Pranay Parashar, BeyondHeadlines
“I may not agree with what you say but I will defend to the last your right to say it” remarked Voltaire one of the greatest philosophers the world has ever seen, stretching the defining boundaries of the democracy to its widest possible. Lately the democratic rights and liberty of individuals had been trampled upon by state, “cultural, religious” and political organizations. In some cases state had even intruded in private domains of individuals, flagrantly abusing the fundamental rights of human being, envisioned in our constitution.
In past films had been banned, citing presumptive disruption of law and order. Aarakhshan was released in UP only when Supreme Court strike down the state order banning the film. Essays has been expunged from syllabus, books had been banned in universities and states. A gory incident came into light from Kerala, where hands of a Professor were chopped by some religious fundamentalists upon appearances of some “uncomfortable questions” in question paper.
Self-aggrandizement and cheap publicity are the only motive that play role in the background of opposition emanating from so called cultural organization. The need of scoring political points and sympathy seems to be the hidden agenda behind overt endorsement of undemocratic, sometimes irrational lines by the political parties. The rising intolerance ensue the refusal to accept the differing opinion and robs the protagonist of an opportunity to stand corrected if wrong. And if the opinion is correct it opens new avenues of thinking and suggests new paradigms for research and development of the niche.
Recently certain Muslim organizations have opposed the participation of novelist Salman Rushdie in Jaipur Literature Festival starting this Friday. These organizations had warned of protest all over Rajasthan if government failed to stop his participation in the event. In another instance an essay by Ramanujan was expunged from the syllabus by reputed Delhi University, apparently bulging under the threat from so called “cultural groups”.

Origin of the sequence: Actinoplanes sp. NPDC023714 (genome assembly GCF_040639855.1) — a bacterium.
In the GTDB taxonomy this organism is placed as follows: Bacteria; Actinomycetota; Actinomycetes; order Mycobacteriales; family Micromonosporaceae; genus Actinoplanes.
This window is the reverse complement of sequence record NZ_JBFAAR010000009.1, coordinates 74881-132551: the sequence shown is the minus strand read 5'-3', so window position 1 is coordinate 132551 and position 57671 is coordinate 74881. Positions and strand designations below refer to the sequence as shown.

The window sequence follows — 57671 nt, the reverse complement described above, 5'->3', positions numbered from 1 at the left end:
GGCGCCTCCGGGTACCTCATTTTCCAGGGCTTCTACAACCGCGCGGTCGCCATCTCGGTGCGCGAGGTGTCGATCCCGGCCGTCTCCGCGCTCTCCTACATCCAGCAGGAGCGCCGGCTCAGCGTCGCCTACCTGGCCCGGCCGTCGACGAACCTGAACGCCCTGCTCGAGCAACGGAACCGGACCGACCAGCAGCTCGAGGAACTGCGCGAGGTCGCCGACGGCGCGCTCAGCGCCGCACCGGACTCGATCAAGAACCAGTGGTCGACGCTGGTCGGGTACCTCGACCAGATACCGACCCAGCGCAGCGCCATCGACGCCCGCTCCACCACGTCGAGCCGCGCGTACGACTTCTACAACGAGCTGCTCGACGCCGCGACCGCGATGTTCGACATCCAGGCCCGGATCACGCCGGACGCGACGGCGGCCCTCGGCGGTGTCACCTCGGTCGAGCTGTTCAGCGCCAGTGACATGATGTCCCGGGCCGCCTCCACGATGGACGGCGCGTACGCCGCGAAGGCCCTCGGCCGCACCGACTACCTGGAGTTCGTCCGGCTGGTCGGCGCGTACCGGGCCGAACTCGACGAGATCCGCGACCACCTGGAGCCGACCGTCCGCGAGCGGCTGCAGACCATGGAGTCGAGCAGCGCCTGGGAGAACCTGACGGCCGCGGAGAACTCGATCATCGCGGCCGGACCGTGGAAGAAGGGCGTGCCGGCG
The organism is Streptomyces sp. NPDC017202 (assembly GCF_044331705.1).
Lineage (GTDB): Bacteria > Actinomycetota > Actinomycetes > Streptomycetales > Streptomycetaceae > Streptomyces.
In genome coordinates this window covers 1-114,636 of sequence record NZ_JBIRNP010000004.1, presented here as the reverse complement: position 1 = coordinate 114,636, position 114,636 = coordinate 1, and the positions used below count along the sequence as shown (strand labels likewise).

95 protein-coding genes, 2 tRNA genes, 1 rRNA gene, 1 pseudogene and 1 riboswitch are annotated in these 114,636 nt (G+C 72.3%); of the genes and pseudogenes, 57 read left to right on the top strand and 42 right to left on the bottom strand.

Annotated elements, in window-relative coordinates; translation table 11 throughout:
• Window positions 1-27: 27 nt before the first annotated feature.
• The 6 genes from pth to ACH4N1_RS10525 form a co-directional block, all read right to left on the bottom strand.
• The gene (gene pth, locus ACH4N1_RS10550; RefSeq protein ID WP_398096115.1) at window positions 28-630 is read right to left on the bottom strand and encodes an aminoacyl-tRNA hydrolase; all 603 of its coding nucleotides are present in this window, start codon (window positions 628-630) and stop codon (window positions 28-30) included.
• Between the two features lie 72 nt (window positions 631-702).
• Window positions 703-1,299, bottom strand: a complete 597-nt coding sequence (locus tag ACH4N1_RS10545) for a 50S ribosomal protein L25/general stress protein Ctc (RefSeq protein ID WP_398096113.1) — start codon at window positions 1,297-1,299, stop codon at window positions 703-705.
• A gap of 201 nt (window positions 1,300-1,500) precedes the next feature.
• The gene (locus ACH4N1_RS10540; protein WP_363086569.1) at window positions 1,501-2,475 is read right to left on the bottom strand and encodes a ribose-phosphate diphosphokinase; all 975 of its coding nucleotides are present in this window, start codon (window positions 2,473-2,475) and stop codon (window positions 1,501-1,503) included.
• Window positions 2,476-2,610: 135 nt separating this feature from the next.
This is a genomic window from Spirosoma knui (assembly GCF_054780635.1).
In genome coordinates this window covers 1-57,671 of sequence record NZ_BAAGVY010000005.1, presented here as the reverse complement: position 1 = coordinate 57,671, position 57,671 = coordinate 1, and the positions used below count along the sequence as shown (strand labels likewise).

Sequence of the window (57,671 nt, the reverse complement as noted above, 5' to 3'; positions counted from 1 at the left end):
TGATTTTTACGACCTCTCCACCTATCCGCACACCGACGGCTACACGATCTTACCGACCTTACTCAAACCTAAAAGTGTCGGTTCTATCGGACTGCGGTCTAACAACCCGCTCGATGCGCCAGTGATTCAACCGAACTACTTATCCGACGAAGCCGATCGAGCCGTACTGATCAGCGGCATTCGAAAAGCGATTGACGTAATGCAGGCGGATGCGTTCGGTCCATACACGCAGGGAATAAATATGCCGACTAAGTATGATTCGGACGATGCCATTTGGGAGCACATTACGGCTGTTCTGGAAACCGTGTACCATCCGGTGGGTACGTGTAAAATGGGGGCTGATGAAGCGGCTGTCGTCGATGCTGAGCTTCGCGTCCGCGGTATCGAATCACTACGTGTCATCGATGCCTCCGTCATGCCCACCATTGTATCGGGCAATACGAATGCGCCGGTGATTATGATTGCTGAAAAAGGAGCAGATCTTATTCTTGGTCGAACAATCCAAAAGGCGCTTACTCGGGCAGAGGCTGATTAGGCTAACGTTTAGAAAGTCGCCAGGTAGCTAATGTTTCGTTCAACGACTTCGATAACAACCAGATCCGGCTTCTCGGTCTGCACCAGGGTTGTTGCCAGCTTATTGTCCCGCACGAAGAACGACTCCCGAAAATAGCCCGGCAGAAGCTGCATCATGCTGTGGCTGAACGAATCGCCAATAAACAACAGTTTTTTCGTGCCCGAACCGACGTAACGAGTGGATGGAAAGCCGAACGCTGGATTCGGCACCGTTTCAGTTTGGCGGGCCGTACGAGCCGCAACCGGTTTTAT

Now the question is how many of those who protested, vandalized or threatened have actually read the book or the essay. If they haven’t read it, then their opposition can be perceived as a despicable agenda to denigrate the author and his artistic work or an attempt to earn cheap publicity for themselves. And if the claim is that they have read it, than it is unreasonable to debar others from reading it. To think that others are less educated to understand or interpret the author is actually the poverty of mind and intellect. Even, it is unwise to claim the moral leadership of a community, advising the community what to read and what not to, whom to interact with and whom not with, whom to listen and whom not to. Portraying oneself as a self-appointed messiah is not always appreciated. Organizations that have opposed Rushdie’s participation are attempting to snatch the right of liberated readers to interact with the author. These organizations have seriously undermined the capability of Indian readers to question the controversial author, or to rebut his claims if not agreed upon.
Being against criticism only ossifies religious set up, makes it stagnant and fundamentalises it. Criticism if seen constructively can modernize not only religious set up but other parameters of social structure too. So need is to, at least hear other perspectives too, even if we don’t agree.
We already have a shameful blot on our conscience, when the nation refused permission to its 95 year old, most respected and honored painter, who wanted to breathe his last air in the soil in which he was born. But he died in an exotic country, aren’t we ashamed enough? Do we want more???
(The writer is a B. Tech student at Jamia Millia Islamia. His email id is [email protected] and Facebook Profile https://www.facebook.com/profile.php?id=100000592636247. The views expressed in this article are writer’s own, and it does not necessarily reflect BH’s editorial policy.)